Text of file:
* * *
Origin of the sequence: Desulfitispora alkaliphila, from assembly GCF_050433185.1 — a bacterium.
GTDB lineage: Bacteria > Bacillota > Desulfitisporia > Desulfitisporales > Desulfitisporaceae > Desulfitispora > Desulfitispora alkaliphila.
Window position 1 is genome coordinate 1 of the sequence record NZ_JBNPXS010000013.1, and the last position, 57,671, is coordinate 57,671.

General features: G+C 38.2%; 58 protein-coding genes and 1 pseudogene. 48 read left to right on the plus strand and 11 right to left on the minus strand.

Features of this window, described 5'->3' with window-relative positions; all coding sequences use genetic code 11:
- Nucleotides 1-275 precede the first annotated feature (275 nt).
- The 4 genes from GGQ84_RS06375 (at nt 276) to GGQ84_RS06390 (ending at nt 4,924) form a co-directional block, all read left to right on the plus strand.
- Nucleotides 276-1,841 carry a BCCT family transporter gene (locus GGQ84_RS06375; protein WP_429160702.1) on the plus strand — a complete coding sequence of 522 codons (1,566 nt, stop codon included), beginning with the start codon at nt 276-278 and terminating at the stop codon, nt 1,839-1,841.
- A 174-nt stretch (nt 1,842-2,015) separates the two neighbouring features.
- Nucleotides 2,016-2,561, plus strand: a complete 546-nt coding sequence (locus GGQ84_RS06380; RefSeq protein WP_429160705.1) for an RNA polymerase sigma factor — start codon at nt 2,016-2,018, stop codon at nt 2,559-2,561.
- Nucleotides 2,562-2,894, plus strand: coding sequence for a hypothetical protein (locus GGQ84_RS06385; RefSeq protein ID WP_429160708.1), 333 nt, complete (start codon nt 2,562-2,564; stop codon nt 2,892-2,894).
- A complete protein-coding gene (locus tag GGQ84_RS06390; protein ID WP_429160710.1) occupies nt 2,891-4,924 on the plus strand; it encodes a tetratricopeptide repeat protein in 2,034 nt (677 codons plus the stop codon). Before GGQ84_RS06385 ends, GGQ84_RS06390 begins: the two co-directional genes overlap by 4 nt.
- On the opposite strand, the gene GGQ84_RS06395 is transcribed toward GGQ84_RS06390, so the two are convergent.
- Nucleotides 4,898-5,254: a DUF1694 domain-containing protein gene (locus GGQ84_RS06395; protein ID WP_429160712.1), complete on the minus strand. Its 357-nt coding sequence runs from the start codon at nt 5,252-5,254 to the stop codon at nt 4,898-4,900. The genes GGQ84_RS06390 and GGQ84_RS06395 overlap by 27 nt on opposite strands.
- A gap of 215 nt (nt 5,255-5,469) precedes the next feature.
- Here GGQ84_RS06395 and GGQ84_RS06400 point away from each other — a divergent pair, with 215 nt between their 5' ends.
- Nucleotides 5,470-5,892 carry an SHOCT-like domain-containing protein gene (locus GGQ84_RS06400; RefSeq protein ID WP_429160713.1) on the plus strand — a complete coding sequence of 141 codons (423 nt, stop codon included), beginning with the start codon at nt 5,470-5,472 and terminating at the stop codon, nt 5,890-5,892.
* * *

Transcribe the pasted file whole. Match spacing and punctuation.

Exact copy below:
Origin of the sequence: Desulfitispora alkaliphila, from assembly GCF_050433185.1 — a bacterium.
GTDB lineage: Bacteria > Bacillota > Desulfitisporia > Desulfitisporales > Desulfitisporaceae > Desulfitispora > Desulfitispora alkaliphila.
Window position 1 is genome coordinate 1 of the sequence record NZ_JBNPXS010000013.1, and the last position, 57,671, is coordinate 57,671.

General features: G+C 38.2%; 58 protein-coding genes and 1 pseudogene. 48 read left to right on the plus strand and 11 right to left on the minus strand.

Features of this window, described 5'->3' with window-relative positions; all coding sequences use genetic code 11:
- Nucleotides 1-275 precede the first annotated feature (275 nt).
- The 4 genes from GGQ84_RS06375 (at nt 276) to GGQ84_RS06390 (ending at nt 4,924) form a co-directional block, all read left to right on the plus strand.
- Nucleotides 276-1,841 carry a BCCT family transporter gene (locus GGQ84_RS06375; protein WP_429160702.1) on the plus strand — a complete coding sequence of 522 codons (1,566 nt, stop codon included), beginning with the start codon at nt 276-278 and terminating at the stop codon, nt 1,839-1,841.
- A 174-nt stretch (nt 1,842-2,015) separates the two neighbouring features.
- Nucleotides 2,016-2,561, plus strand: a complete 546-nt coding sequence (locus GGQ84_RS06380; RefSeq protein WP_429160705.1) for an RNA polymerase sigma factor — start codon at nt 2,016-2,018, stop codon at nt 2,559-2,561.
- Nucleotides 2,562-2,894, plus strand: coding sequence for a hypothetical protein (locus GGQ84_RS06385; RefSeq protein ID WP_429160708.1), 333 nt, complete (start codon nt 2,562-2,564; stop codon nt 2,892-2,894).
- A complete protein-coding gene (locus tag GGQ84_RS06390; protein ID WP_429160710.1) occupies nt 2,891-4,924 on the plus strand; it encodes a tetratricopeptide repeat protein in 2,034 nt (677 codons plus the stop codon). Before GGQ84_RS06385 ends, GGQ84_RS06390 begins: the two co-directional genes overlap by 4 nt.
- On the opposite strand, the gene GGQ84_RS06395 is transcribed toward GGQ84_RS06390, so the two are convergent.
- Nucleotides 4,898-5,254: a DUF1694 domain-containing protein gene (locus GGQ84_RS06395; protein ID WP_429160712.1), complete on the minus strand. Its 357-nt coding sequence runs from the start codon at nt 5,252-5,254 to the stop codon at nt 4,898-4,900. The genes GGQ84_RS06390 and GGQ84_RS06395 overlap by 27 nt on opposite strands.
- A gap of 215 nt (nt 5,255-5,469) precedes the next feature.
- Here GGQ84_RS06395 and GGQ84_RS06400 point away from each other — a divergent pair, with 215 nt between their 5' ends.
- Nucleotides 5,470-5,892 carry an SHOCT-like domain-containing protein gene (locus GGQ84_RS06400; RefSeq protein ID WP_429160713.1) on the plus strand — a complete coding sequence of 141 codons (423 nt, stop codon included), beginning with the start codon at nt 5,470-5,472 and terminating at the stop codon, nt 5,890-5,892.